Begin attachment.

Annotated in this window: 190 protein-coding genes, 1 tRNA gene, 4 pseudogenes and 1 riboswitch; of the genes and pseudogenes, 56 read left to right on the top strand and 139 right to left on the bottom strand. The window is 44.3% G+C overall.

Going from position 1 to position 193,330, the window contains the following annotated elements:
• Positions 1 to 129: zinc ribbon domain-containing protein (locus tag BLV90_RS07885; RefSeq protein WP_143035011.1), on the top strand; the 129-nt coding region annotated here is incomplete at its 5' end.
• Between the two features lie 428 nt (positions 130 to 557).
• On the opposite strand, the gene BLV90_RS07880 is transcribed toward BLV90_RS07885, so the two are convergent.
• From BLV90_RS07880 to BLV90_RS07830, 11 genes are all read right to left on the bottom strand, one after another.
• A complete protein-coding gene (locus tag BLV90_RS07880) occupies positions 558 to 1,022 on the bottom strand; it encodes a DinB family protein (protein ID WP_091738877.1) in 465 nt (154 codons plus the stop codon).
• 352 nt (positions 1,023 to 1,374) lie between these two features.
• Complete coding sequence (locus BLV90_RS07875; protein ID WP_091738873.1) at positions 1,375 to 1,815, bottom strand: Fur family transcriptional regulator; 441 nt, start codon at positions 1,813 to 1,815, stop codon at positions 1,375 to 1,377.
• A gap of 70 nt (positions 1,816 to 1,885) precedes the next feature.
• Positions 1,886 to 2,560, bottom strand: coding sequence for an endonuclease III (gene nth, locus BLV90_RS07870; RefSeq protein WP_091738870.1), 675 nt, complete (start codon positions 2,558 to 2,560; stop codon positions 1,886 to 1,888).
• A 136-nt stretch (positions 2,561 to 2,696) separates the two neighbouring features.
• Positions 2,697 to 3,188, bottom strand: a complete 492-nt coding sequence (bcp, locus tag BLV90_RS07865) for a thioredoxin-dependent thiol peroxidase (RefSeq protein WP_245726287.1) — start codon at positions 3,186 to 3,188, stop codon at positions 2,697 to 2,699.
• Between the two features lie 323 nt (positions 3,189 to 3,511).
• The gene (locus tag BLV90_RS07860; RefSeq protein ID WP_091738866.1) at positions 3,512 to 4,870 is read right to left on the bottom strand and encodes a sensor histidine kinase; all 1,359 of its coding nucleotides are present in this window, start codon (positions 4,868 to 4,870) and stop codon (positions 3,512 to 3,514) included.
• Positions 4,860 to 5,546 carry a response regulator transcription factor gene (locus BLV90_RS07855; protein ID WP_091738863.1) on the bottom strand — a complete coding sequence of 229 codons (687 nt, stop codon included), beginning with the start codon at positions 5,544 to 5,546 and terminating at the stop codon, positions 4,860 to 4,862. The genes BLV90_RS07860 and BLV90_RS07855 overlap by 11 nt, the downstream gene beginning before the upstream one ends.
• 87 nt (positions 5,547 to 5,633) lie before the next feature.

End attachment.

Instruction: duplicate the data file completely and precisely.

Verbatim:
Annotated in this window: 190 protein-coding genes, 1 tRNA gene, 4 pseudogenes and 1 riboswitch; of the genes and pseudogenes, 56 read left to right on the top strand and 139 right to left on the bottom strand. The window is 44.3% G+C overall.

Going from position 1 to position 193,330, the window contains the following annotated elements:
• Positions 1 to 129: zinc ribbon domain-containing protein (locus tag BLV90_RS07885; RefSeq protein WP_143035011.1), on the top strand; the 129-nt coding region annotated here is incomplete at its 5' end.
• Between the two features lie 428 nt (positions 130 to 557).
• On the opposite strand, the gene BLV90_RS07880 is transcribed toward BLV90_RS07885, so the two are convergent.
• From BLV90_RS07880 to BLV90_RS07830, 11 genes are all read right to left on the bottom strand, one after another.
• A complete protein-coding gene (locus tag BLV90_RS07880) occupies positions 558 to 1,022 on the bottom strand; it encodes a DinB family protein (protein ID WP_091738877.1) in 465 nt (154 codons plus the stop codon).
• 352 nt (positions 1,023 to 1,374) lie between these two features.
• Complete coding sequence (locus BLV90_RS07875; protein ID WP_091738873.1) at positions 1,375 to 1,815, bottom strand: Fur family transcriptional regulator; 441 nt, start codon at positions 1,813 to 1,815, stop codon at positions 1,375 to 1,377.
• A gap of 70 nt (positions 1,816 to 1,885) precedes the next feature.
• Positions 1,886 to 2,560, bottom strand: coding sequence for an endonuclease III (gene nth, locus BLV90_RS07870; RefSeq protein WP_091738870.1), 675 nt, complete (start codon positions 2,558 to 2,560; stop codon positions 1,886 to 1,888).
• A 136-nt stretch (positions 2,561 to 2,696) separates the two neighbouring features.
• Positions 2,697 to 3,188, bottom strand: a complete 492-nt coding sequence (bcp, locus tag BLV90_RS07865) for a thioredoxin-dependent thiol peroxidase (RefSeq protein WP_245726287.1) — start codon at positions 3,186 to 3,188, stop codon at positions 2,697 to 2,699.
• Between the two features lie 323 nt (positions 3,189 to 3,511).
• The gene (locus tag BLV90_RS07860; RefSeq protein ID WP_091738866.1) at positions 3,512 to 4,870 is read right to left on the bottom strand and encodes a sensor histidine kinase; all 1,359 of its coding nucleotides are present in this window, start codon (positions 4,868 to 4,870) and stop codon (positions 3,512 to 3,514) included.
• Positions 4,860 to 5,546 carry a response regulator transcription factor gene (locus BLV90_RS07855; protein ID WP_091738863.1) on the bottom strand — a complete coding sequence of 229 codons (687 nt, stop codon included), beginning with the start codon at positions 5,544 to 5,546 and terminating at the stop codon, positions 4,860 to 4,862. The genes BLV90_RS07860 and BLV90_RS07855 overlap by 11 nt, the downstream gene beginning before the upstream one ends.
• 87 nt (positions 5,547 to 5,633) lie before the next feature.